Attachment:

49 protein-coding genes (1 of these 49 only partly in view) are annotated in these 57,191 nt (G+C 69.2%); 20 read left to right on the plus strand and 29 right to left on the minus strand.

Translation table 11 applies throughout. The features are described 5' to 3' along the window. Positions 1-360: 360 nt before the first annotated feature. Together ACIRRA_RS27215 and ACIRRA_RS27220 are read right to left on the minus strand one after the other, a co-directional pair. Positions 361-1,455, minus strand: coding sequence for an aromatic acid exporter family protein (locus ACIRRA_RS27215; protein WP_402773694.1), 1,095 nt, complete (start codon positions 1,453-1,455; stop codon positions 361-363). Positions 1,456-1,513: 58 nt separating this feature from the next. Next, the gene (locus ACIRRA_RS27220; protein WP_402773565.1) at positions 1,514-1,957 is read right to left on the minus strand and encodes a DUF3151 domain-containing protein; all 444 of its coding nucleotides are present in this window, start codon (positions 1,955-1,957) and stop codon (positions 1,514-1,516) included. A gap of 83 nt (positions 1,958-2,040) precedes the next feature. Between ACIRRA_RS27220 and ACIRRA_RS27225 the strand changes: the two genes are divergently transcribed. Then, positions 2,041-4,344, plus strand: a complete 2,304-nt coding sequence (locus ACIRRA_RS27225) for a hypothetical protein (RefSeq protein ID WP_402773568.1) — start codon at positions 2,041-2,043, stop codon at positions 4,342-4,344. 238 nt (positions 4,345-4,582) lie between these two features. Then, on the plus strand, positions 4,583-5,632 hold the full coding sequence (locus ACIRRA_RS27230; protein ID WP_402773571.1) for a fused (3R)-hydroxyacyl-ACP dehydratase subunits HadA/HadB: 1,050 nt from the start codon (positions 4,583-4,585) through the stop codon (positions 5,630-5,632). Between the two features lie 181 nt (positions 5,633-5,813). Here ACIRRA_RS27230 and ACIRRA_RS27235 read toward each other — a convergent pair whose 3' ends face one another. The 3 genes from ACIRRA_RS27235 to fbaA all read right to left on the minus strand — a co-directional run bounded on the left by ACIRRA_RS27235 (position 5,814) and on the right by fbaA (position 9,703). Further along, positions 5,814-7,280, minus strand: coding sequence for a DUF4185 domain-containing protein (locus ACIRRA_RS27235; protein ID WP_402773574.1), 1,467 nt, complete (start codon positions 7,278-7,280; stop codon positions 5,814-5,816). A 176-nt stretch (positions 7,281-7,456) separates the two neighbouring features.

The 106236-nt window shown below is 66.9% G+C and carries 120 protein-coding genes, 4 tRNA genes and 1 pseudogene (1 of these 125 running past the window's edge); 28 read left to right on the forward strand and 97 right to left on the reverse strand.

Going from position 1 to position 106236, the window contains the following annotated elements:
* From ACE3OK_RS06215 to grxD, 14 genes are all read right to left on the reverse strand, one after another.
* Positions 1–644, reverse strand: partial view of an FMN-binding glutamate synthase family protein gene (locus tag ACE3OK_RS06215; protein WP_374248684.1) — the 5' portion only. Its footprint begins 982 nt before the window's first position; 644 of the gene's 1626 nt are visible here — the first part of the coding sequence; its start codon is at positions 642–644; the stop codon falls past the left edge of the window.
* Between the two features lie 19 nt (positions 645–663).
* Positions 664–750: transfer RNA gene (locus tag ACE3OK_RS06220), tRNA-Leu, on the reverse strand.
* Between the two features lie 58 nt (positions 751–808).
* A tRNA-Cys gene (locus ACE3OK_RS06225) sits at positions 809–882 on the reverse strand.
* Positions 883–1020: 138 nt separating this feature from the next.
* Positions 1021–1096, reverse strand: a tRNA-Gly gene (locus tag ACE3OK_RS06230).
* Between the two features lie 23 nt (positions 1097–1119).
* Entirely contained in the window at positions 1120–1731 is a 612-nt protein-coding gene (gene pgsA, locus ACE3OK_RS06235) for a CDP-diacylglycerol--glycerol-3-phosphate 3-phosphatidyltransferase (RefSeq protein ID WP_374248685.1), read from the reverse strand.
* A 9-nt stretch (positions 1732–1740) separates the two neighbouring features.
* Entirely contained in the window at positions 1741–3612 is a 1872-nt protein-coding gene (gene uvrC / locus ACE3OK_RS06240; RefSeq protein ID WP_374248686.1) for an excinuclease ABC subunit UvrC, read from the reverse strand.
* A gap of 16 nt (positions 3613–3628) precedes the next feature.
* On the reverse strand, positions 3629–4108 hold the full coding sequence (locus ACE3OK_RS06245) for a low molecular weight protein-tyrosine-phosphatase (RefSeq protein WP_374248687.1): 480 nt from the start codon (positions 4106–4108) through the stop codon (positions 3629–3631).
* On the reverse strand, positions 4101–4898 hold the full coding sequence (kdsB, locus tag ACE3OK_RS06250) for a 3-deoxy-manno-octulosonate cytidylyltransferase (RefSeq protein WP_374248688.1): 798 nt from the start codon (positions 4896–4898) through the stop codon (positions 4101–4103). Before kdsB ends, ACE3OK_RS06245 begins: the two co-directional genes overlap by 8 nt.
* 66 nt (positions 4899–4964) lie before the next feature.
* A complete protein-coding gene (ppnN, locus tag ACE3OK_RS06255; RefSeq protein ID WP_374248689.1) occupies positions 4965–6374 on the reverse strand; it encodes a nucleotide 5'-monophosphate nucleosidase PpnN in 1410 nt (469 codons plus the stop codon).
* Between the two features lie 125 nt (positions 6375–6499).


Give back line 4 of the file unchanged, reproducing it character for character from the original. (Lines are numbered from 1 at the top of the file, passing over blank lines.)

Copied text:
Going from position 1 to position 106236, the window contains the following annotated elements: